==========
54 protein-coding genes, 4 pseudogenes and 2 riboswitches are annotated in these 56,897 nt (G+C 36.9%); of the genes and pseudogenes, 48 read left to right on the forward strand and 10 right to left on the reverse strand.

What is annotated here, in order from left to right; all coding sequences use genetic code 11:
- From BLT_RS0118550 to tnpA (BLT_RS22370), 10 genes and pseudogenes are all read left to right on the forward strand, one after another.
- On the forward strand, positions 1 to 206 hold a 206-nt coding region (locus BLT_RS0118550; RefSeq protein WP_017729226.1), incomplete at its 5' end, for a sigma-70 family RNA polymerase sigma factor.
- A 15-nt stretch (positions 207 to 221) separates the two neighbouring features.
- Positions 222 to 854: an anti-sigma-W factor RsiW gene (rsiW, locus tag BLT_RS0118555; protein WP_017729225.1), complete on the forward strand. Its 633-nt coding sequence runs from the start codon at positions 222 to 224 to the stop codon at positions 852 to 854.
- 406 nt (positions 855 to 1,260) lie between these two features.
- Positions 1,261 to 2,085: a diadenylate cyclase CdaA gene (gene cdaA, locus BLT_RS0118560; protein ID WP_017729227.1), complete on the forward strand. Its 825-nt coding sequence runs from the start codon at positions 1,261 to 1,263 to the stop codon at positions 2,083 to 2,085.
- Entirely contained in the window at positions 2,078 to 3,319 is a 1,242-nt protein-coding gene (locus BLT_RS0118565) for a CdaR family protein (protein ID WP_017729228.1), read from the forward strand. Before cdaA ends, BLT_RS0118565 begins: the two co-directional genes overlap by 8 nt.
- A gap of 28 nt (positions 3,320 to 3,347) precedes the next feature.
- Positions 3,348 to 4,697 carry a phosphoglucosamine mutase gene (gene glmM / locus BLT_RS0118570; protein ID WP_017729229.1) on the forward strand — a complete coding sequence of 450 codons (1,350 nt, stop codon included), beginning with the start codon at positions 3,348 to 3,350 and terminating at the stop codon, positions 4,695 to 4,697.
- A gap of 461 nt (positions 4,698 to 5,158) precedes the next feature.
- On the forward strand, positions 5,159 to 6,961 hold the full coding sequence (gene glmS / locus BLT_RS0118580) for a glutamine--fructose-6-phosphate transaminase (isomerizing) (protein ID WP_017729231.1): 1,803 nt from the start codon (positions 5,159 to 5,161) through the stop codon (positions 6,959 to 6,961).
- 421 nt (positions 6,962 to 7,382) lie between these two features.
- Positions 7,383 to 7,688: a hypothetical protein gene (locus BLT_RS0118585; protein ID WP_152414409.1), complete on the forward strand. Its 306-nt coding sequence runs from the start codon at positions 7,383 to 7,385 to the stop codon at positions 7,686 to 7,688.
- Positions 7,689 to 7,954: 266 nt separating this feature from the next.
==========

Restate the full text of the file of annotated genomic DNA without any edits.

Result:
54 protein-coding genes, 4 pseudogenes and 2 riboswitches are annotated in these 56,897 nt (G+C 36.9%); of the genes and pseudogenes, 48 read left to right on the forward strand and 10 right to left on the reverse strand.

What is annotated here, in order from left to right; all coding sequences use genetic code 11:
- From BLT_RS0118550 to tnpA (BLT_RS22370), 10 genes and pseudogenes are all read left to right on the forward strand, one after another.
- On the forward strand, positions 1 to 206 hold a 206-nt coding region (locus BLT_RS0118550; RefSeq protein WP_017729226.1), incomplete at its 5' end, for a sigma-70 family RNA polymerase sigma factor.
- A 15-nt stretch (positions 207 to 221) separates the two neighbouring features.
- Positions 222 to 854: an anti-sigma-W factor RsiW gene (rsiW, locus tag BLT_RS0118555; protein WP_017729225.1), complete on the forward strand. Its 633-nt coding sequence runs from the start codon at positions 222 to 224 to the stop codon at positions 852 to 854.
- 406 nt (positions 855 to 1,260) lie between these two features.
- Positions 1,261 to 2,085: a diadenylate cyclase CdaA gene (gene cdaA, locus BLT_RS0118560; protein ID WP_017729227.1), complete on the forward strand. Its 825-nt coding sequence runs from the start codon at positions 1,261 to 1,263 to the stop codon at positions 2,083 to 2,085.
- Entirely contained in the window at positions 2,078 to 3,319 is a 1,242-nt protein-coding gene (locus BLT_RS0118565) for a CdaR family protein (protein ID WP_017729228.1), read from the forward strand. Before cdaA ends, BLT_RS0118565 begins: the two co-directional genes overlap by 8 nt.
- A gap of 28 nt (positions 3,320 to 3,347) precedes the next feature.
- Positions 3,348 to 4,697 carry a phosphoglucosamine mutase gene (gene glmM / locus BLT_RS0118570; protein ID WP_017729229.1) on the forward strand — a complete coding sequence of 450 codons (1,350 nt, stop codon included), beginning with the start codon at positions 3,348 to 3,350 and terminating at the stop codon, positions 4,695 to 4,697.
- A gap of 461 nt (positions 4,698 to 5,158) precedes the next feature.
- On the forward strand, positions 5,159 to 6,961 hold the full coding sequence (gene glmS / locus BLT_RS0118580) for a glutamine--fructose-6-phosphate transaminase (isomerizing) (protein ID WP_017729231.1): 1,803 nt from the start codon (positions 5,159 to 5,161) through the stop codon (positions 6,959 to 6,961).
- 421 nt (positions 6,962 to 7,382) lie between these two features.
- Positions 7,383 to 7,688: a hypothetical protein gene (locus BLT_RS0118585; protein ID WP_152414409.1), complete on the forward strand. Its 306-nt coding sequence runs from the start codon at positions 7,383 to 7,385 to the stop codon at positions 7,686 to 7,688.
- Positions 7,689 to 7,954: 266 nt separating this feature from the next.